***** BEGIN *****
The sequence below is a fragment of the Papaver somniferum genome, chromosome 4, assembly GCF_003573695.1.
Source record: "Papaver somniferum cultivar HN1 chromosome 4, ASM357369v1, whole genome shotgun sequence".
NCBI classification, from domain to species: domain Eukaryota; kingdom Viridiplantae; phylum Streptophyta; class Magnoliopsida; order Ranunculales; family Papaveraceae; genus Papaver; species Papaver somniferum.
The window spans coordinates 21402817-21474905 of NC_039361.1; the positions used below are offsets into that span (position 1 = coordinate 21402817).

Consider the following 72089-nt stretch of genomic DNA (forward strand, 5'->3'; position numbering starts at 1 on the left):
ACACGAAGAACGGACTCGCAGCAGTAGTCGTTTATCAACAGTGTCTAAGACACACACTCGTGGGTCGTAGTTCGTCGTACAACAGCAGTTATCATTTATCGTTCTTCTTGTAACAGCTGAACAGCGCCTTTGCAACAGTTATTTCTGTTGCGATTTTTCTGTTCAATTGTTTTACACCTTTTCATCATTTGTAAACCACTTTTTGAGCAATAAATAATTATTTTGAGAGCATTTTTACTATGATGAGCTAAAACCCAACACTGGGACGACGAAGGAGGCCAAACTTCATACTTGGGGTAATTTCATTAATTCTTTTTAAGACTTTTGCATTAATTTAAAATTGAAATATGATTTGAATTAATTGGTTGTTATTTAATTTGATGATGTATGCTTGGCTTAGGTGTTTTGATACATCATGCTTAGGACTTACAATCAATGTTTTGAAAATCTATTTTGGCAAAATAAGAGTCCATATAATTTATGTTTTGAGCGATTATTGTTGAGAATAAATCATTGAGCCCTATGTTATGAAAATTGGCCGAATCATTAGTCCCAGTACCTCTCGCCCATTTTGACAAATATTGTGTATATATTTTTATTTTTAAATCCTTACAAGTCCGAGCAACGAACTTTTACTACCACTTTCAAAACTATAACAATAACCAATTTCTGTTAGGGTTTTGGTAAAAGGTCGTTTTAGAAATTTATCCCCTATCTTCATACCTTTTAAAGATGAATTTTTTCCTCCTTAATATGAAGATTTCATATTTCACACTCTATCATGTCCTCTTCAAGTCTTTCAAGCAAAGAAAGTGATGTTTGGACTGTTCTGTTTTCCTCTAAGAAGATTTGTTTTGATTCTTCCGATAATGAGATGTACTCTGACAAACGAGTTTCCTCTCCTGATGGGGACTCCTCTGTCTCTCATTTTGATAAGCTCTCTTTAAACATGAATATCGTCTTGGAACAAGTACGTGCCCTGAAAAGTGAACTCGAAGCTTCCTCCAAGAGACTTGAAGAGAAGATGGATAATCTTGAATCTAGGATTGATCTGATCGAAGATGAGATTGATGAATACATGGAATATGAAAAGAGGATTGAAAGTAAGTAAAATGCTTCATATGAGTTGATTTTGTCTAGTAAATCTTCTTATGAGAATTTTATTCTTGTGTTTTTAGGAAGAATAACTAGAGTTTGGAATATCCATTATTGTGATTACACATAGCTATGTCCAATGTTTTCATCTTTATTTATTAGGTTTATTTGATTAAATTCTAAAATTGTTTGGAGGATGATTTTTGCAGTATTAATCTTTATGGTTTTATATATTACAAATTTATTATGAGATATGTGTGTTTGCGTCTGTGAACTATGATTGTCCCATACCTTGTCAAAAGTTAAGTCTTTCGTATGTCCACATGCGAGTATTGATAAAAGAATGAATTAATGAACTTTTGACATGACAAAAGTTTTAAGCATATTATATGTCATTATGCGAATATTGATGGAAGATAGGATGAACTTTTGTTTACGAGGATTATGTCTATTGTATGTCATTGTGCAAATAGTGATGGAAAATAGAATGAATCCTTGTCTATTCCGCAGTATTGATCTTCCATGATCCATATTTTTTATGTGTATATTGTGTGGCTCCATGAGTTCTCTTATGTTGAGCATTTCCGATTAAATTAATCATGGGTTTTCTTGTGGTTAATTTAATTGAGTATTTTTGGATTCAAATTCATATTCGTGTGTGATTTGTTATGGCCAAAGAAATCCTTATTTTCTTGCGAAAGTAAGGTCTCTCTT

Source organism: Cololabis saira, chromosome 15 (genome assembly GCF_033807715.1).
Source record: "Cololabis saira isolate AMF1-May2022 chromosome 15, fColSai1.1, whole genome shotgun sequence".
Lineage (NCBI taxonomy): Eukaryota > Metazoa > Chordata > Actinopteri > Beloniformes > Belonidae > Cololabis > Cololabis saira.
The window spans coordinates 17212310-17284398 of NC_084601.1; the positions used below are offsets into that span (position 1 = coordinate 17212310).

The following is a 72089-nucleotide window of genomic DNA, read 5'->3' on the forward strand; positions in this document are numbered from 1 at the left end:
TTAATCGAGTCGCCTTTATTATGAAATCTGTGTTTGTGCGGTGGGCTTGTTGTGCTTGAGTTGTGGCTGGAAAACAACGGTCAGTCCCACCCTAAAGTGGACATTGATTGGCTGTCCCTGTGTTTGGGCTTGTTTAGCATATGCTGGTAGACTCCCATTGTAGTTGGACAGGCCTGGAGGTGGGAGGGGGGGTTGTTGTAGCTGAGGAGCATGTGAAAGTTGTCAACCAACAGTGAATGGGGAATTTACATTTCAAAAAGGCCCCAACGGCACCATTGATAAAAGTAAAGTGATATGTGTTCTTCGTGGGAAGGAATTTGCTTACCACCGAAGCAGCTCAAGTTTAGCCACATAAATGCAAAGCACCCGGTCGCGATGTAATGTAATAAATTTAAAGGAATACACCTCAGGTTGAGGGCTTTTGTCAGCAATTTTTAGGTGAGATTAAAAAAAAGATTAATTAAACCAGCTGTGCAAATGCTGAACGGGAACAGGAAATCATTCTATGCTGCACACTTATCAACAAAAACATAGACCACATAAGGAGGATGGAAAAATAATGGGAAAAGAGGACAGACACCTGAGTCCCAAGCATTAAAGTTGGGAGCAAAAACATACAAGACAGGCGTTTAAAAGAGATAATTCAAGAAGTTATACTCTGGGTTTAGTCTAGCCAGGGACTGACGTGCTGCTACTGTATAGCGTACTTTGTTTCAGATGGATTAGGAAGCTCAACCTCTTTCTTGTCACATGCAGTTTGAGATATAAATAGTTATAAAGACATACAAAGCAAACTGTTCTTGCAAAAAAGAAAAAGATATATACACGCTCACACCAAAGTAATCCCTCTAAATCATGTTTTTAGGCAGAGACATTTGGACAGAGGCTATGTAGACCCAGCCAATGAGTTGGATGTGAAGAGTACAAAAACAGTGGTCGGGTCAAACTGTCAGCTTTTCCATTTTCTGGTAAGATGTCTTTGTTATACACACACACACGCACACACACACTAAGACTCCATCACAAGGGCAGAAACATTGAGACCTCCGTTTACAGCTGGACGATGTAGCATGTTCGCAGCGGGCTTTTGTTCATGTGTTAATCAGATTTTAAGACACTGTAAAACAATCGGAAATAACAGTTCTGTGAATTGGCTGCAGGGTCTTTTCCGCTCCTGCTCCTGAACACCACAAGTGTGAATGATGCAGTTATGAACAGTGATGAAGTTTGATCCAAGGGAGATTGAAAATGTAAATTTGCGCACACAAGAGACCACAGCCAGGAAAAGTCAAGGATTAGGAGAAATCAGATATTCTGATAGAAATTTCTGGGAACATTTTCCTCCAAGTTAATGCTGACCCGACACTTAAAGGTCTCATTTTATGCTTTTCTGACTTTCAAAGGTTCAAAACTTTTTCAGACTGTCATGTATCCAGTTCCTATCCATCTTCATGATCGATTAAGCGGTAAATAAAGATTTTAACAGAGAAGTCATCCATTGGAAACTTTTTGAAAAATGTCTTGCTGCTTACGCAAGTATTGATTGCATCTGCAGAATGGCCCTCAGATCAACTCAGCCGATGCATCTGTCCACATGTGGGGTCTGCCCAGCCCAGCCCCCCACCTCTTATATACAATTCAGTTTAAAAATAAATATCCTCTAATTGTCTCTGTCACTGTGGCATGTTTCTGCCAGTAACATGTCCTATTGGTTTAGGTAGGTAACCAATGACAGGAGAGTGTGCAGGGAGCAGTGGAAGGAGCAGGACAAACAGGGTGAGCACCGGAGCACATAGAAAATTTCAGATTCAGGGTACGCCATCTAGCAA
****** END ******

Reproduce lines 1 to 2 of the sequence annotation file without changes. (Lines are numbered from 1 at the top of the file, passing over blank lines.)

The sequence below is a fragment of the Papaver somniferum genome, chromosome 4, assembly GCF_003573695.1.
Source record: "Papaver somniferum cultivar HN1 chromosome 4, ASM357369v1, whole genome shotgun sequence".